Ir Arriba

Risk Management and Agricultural Sustainability in the Americas

The development of risk management policies, strategies and instruments for agriculture is a task that must be undertaken by all countries in the Americas. Although some progress has been achieved in this area over the past few years, much remains to be done in order to face the negative effects of climate change, which affect agricultural sustainability and production.

In light of this situation, producers must prepare to manage risks that impact production, and which are related to climatic effects such as drought, excess water, hurricanes and hail. Some of these effects can even reach disastrous levels, thus generating considerable production and economic losses in rural territories.

This implies a greater degree of vulnerability for agricultural production, especially family farming, given that most family farmers do not possess a prevention strategy and lack access to the risk management tools available in their countries.

Risk management efforts in the Americas have generally focused on response and rehabilitation actions in the aftermath of adverse climatic phenomena. These emergency response tools, which seek to revert complex situations, are necessary, but have proven to be insufficient.

An adequate risk management strategy must therefore adopt a comprehensive vison that allows for developing prevention, mitigation and risk transfer instruments. This holistic vision must involve all public and private stakeholders who promote risk management tools, fostering their coordinated work based on a concerted strategy.

Adequate management of agricultural risks will not prevent future natural disasters; it will, however, allow for mitigating production and economic losses, managing risks and generating the necessary tools to overcome similar situations in the future.

A number of risk management tools are necessary. With respect to prevention, it is important to guarantee the timely management and availability of information through early warning systems or systems that provide agricultural and meteorological information. The availability of these instruments plays a key role in risk management.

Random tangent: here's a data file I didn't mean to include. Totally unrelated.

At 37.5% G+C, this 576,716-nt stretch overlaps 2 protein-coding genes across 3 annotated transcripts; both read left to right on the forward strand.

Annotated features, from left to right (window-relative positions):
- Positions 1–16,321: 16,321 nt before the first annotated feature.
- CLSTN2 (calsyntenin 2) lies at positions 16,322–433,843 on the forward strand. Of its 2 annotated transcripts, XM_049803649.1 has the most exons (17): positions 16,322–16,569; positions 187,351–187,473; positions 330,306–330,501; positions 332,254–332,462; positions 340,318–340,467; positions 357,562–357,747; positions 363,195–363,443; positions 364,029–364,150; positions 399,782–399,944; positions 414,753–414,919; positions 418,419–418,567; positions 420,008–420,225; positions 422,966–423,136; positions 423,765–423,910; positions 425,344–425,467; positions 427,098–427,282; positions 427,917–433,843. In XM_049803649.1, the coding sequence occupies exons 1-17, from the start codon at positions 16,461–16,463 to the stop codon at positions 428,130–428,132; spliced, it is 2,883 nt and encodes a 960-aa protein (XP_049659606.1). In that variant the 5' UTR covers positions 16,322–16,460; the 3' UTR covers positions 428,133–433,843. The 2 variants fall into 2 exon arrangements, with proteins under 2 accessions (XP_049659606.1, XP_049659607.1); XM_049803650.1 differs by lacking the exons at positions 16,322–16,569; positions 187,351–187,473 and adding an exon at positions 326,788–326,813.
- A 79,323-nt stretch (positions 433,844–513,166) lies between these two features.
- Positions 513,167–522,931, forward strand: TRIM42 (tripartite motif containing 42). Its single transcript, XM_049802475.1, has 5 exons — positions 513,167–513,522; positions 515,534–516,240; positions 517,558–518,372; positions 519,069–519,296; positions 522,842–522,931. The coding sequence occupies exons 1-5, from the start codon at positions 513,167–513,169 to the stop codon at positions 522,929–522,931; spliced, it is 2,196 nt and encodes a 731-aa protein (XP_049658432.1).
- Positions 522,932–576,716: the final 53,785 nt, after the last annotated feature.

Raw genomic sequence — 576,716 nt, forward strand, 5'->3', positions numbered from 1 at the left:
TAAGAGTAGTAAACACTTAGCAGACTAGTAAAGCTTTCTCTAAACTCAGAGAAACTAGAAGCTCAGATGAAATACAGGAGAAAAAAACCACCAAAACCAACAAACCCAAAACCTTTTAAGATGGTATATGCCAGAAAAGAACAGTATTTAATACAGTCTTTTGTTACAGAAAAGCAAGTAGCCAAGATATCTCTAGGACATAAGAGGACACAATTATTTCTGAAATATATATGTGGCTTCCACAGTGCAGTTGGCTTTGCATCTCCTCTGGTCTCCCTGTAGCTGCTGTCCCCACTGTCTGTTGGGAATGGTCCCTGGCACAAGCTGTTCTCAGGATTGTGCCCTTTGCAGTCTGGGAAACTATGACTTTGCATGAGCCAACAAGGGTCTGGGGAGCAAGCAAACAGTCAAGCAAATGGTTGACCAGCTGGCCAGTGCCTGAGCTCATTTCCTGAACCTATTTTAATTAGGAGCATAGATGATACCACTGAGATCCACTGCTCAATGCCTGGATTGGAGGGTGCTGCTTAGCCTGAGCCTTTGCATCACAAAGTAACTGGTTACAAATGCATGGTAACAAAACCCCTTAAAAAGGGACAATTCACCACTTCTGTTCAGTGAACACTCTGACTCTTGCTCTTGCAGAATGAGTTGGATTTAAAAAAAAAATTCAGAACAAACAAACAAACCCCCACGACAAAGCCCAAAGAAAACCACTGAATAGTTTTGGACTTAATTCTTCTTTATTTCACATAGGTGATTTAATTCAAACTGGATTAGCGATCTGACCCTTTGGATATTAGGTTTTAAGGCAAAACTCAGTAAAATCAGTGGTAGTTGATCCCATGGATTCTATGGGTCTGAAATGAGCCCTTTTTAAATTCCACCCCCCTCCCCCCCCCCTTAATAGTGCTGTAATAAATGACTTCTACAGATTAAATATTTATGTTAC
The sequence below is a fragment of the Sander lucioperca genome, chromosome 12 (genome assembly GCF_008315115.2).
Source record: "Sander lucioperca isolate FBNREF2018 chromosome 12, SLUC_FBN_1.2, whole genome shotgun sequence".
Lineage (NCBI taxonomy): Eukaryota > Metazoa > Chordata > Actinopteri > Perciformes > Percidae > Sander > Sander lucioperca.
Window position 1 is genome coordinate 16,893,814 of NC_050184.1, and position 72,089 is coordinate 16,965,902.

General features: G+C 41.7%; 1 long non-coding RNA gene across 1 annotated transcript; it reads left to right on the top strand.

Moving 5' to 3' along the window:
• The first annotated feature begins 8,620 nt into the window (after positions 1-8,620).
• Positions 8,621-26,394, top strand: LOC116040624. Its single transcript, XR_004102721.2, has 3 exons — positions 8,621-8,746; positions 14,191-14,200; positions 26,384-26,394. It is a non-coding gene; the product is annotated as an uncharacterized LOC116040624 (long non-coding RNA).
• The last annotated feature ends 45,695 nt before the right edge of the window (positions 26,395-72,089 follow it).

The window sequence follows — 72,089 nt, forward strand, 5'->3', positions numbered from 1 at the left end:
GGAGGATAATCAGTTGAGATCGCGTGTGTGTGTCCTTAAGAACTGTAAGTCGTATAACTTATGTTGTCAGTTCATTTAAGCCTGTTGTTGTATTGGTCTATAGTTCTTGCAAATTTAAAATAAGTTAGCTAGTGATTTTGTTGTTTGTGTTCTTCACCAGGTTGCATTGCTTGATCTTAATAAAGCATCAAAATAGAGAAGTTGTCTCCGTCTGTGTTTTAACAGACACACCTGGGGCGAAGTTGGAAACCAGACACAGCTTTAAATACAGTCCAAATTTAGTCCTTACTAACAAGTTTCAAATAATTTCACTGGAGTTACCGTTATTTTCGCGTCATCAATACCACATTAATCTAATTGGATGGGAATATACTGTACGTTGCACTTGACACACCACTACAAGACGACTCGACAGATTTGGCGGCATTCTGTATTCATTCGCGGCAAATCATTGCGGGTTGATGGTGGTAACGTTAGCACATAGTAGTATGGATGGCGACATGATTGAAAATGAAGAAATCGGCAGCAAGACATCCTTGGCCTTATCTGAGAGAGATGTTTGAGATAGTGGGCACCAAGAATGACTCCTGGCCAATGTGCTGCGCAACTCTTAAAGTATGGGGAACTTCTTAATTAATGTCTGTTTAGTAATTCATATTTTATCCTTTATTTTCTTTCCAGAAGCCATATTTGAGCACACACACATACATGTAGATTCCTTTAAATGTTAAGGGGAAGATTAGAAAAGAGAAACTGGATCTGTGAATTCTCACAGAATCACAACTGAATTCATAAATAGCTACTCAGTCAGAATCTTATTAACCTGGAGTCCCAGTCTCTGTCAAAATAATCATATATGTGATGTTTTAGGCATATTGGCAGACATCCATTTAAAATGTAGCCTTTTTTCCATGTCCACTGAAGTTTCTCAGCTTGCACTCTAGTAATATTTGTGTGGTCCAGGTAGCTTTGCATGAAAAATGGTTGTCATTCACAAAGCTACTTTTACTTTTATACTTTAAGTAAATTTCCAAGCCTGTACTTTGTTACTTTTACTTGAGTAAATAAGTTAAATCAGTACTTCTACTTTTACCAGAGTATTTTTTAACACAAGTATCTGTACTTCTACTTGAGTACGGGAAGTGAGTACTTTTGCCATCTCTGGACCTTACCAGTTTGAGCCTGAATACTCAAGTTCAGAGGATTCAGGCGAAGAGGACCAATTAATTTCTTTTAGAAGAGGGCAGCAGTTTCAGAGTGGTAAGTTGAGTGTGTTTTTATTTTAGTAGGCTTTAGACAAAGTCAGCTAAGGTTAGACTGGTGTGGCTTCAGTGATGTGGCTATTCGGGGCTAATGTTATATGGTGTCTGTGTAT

With respect to mitigation, particularly in family farming, technological innovations are necessary; this includes, among other things, the application of digital technology, capacity-building programs on good agricultural practices, and infrastructure to support production.

It is also advisable to develop an agricultural insurance system to serve as a risk transfer tool in which the public and private sectors play an important role. The public sector should be responsible for generating policies to develop the insurance market; the private sector, on the other hand, should participate through insurance and reinsurer companies that develop and offer agricultural insurance products.

It is worth noting, however, that adequate risk management is not solely dependent on agricultural insurance, which must be complemented by the abovementioned prevention and mitigation tools as part of a comprehensive approach.

It is also important to highlight the correlation between risk management and access to funding for agriculture. The possibility of farmers accessing credit opportunities will increase insofar as institutions, and producers in particular, improve risk management. Farmers who possess mitigation tools and agricultural insurance are able to obtain other financial tools with greater ease.

The Americas certainly face significant challenges. The region must undertake the task of fostering risk management in agriculture within the framework of a comprehensive vision for the prevention, mitigation and transfer of risks. This, in turn, will allow for increasing the resilience of agriculture and family farming in particular.

The effects of climate change can generate high levels of vulnerability, significant economic losses and environmental damages that threaten agricultural sustainability in the countries.

As an international technical cooperation organization, IICA, along with other entities−including financial cooperation agencies−must prioritize this issue in their respective agendas, and seek to foster the public policies required to manage the risks that threaten production and food security in the region.


More information:

Marcelo Núñez Rojas, IICA Representative in Nicaragua